A street snake charmer in India passed out during a live show as his python wrapped around his neck and strangled him. How did this happen?
Street Show Gone Wrong
Performing with large pythons comes with obvious hazards. Recently, a video surfaced of a snake charmer in India whose live show turned into an emergency situation. In the video, the snake charmer can be seen calling the attention of the public to come and watch his show. He began the show by picking up the large python and letting it rest on his shoulders. As the show went on, the python slowly made its way onto the snake charmer's neck until it had wrapped itself around it.
Initially, the man still looked rather calm and just went on with his show while trying to get the snake off his neck. However, just a short while later, he was sitting on the ground and appears to be struggling with the snake and his breathing. A few seconds more and he passed out in front of his audience.
Fortunately, some members of the crowd stepped in to help remove the snake from his neck and sprinkle water on the snake charmer until he regained consciousness. Three unidentified men brought the man to a hospital in Varanasi, but there are no current reports on his condition.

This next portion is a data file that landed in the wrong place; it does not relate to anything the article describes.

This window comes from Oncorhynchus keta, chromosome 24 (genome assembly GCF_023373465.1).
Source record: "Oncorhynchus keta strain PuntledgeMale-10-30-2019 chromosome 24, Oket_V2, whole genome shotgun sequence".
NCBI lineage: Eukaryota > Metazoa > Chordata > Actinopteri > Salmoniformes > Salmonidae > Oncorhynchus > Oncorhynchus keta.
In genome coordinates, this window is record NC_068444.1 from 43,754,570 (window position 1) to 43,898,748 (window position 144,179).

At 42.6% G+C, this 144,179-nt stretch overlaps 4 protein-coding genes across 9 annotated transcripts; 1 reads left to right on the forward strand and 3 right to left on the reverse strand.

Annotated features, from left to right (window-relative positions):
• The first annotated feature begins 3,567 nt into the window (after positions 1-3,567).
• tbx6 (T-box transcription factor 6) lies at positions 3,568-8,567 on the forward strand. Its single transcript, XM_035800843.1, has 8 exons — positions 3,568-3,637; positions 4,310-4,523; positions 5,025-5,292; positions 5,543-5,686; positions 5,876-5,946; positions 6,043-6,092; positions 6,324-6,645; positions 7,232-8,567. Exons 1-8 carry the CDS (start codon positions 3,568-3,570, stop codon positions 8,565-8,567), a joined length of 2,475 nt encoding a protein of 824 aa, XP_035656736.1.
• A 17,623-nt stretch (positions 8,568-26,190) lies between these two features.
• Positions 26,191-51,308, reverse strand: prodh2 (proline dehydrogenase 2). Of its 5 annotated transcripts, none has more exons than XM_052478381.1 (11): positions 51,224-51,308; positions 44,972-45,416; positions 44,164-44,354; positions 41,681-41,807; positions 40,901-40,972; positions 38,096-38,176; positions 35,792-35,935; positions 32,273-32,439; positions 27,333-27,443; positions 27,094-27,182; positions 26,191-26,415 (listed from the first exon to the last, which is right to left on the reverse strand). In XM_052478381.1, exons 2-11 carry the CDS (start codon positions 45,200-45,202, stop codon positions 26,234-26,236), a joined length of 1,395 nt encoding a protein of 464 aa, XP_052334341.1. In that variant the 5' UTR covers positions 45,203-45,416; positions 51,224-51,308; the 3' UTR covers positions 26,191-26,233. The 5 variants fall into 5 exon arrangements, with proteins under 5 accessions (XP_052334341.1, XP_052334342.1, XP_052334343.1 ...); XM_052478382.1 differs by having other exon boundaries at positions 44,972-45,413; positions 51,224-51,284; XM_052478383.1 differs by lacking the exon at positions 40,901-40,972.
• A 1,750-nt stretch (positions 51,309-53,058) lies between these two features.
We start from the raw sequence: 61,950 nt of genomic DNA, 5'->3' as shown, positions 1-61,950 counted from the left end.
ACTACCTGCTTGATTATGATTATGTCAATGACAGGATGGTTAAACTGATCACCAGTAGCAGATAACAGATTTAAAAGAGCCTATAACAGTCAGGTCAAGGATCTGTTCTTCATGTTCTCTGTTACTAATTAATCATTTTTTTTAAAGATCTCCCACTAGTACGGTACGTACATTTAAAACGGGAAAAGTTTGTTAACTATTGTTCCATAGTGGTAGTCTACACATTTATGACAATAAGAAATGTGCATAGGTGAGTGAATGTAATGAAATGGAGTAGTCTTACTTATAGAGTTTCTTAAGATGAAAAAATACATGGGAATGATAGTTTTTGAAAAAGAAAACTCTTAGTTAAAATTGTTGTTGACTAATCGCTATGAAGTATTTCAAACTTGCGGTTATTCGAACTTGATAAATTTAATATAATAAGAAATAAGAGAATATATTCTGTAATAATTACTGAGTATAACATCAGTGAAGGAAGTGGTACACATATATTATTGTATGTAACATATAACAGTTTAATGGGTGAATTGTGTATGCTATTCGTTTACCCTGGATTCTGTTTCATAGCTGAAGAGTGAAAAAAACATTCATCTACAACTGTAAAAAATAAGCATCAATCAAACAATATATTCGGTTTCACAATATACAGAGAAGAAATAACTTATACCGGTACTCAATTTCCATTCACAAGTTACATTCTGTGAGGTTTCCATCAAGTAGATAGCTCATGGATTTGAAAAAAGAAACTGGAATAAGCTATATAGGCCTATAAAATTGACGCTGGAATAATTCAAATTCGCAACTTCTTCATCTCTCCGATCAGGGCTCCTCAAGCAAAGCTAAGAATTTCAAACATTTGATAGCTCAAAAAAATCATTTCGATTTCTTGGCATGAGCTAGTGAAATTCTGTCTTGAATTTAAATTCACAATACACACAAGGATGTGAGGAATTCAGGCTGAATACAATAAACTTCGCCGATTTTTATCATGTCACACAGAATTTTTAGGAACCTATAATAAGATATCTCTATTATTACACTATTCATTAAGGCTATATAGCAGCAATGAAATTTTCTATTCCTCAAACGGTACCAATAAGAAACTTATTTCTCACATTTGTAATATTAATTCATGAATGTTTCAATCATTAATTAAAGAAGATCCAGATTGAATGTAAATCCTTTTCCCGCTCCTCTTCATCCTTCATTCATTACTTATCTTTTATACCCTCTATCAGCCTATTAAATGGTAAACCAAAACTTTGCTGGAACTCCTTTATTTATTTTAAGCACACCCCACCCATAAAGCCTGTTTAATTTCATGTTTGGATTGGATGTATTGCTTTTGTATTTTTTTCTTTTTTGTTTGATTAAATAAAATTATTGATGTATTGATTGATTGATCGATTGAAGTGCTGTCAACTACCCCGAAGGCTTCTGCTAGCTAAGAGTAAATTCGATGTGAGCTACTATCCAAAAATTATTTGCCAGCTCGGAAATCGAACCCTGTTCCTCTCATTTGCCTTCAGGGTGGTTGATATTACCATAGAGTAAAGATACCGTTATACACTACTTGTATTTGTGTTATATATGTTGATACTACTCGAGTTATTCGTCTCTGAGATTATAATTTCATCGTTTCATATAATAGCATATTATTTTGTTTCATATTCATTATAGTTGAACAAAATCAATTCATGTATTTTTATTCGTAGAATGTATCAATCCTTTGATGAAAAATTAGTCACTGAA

Pythons are a member of the Pythonidae family, which contains some of the largest snakes in the world. To be clear, although they share some characteristics with the boas, they do not come from the same family. There are 41 known python species within the pythonidae family, and most of them can be found in Asia, Africa, and Australia. They are not native to the Americas, but recently, South Florida had a python population problem, so much so that snake hunters from India have had to come and help authorities.
Interestingly, pythons are considered primitive because they still have evidence of a pelvis and hind limbs, and unlike other snakes that have evolved to having just one lung, pythons still have two.
Pythons are understandably intimidating creatures because of their size and sheer strength, but unlike their other relatives, they are actually nonvenomous snakes. Although pythons have different diets and feeding behaviors depending on their size, what's common among them is their method of catching prey wherein they grab their target using their long backward-turned teeth and kill it using constriction.
There is still contention, however, regarding the purpose of the constriction. Many scientists believe that pythons constrict their prey to suffocate them, but new findings reveal that among boa constrictors, they constrict their prey not to suffocate them but to cut off the blood supply to the brain, leading to the prey's eventual death.
In the past, there have been quite a number of python and boa attacks on humans. In fact, just last year, the body of a missing Indonesian man was found inside a 20-foot reticulated python.